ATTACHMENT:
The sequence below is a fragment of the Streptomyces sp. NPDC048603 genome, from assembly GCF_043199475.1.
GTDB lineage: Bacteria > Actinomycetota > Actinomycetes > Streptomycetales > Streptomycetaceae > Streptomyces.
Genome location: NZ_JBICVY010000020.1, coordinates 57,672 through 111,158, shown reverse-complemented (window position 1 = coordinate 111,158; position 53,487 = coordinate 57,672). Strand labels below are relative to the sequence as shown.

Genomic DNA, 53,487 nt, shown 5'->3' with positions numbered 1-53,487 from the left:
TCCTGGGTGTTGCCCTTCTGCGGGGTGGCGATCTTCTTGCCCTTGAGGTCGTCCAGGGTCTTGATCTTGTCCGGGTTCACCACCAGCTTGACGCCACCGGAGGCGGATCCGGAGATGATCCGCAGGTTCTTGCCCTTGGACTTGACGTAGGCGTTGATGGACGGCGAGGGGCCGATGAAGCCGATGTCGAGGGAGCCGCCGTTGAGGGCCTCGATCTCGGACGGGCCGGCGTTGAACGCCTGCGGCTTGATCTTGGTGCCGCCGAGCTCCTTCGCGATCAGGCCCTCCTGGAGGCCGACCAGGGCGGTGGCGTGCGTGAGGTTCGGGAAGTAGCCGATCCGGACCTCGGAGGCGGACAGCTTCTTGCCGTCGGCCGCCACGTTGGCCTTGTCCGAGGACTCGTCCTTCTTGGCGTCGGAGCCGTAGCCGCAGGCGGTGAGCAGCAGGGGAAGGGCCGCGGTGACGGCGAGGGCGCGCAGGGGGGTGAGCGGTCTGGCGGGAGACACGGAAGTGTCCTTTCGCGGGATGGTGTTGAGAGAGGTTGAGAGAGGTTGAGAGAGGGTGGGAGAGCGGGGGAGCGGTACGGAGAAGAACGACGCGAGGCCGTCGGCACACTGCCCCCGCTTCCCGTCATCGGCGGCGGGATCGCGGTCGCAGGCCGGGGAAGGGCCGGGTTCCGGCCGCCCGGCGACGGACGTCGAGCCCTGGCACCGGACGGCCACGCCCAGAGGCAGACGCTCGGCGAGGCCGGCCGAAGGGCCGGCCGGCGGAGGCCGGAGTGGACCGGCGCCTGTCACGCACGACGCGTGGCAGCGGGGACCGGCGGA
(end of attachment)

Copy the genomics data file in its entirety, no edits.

The sequence below is a fragment of the Streptomyces sp. NPDC048603 genome, from assembly GCF_043199475.1.
GTDB lineage: Bacteria > Actinomycetota > Actinomycetes > Streptomycetales > Streptomycetaceae > Streptomyces.
Genome location: NZ_JBICVY010000020.1, coordinates 57,672 through 111,158, shown reverse-complemented (window position 1 = coordinate 111,158; position 53,487 = coordinate 57,672). Strand labels below are relative to the sequence as shown.

Genomic DNA, 53,487 nt, shown 5'->3' with positions numbered 1-53,487 from the left:
TCCTGGGTGTTGCCCTTCTGCGGGGTGGCGATCTTCTTGCCCTTGAGGTCGTCCAGGGTCTTGATCTTGTCCGGGTTCACCACCAGCTTGACGCCACCGGAGGCGGATCCGGAGATGATCCGCAGGTTCTTGCCCTTGGACTTGACGTAGGCGTTGATGGACGGCGAGGGGCCGATGAAGCCGATGTCGAGGGAGCCGCCGTTGAGGGCCTCGATCTCGGACGGGCCGGCGTTGAACGCCTGCGGCTTGATCTTGGTGCCGCCGAGCTCCTTCGCGATCAGGCCCTCCTGGAGGCCGACCAGGGCGGTGGCGTGCGTGAGGTTCGGGAAGTAGCCGATCCGGACCTCGGAGGCGGACAGCTTCTTGCCGTCGGCCGCCACGTTGGCCTTGTCCGAGGACTCGTCCTTCTTGGCGTCGGAGCCGTAGCCGCAGGCGGTGAGCAGCAGGGGAAGGGCCGCGGTGACGGCGAGGGCGCGCAGGGGGGTGAGCGGTCTGGCGGGAGACACGGAAGTGTCCTTTCGCGGGATGGTGTTGAGAGAGGTTGAGAGAGGTTGAGAGAGGGTGGGAGAGCGGGGGAGCGGTACGGAGAAGAACGACGCGAGGCCGTCGGCACACTGCCCCCGCTTCCCGTCATCGGCGGCGGGATCGCGGTCGCAGGCCGGGGAAGGGCCGGGTTCCGGCCGCCCGGCGACGGACGTCGAGCCCTGGCACCGGACGGCCACGCCCAGAGGCAGACGCTCGGCGAGGCCGGCCGAAGGGCCGGCCGGCGGAGGCCGGAGTGGACCGGCGCCTGTCACGCACGACGCGTGGCAGCGGGGACCGGCGGA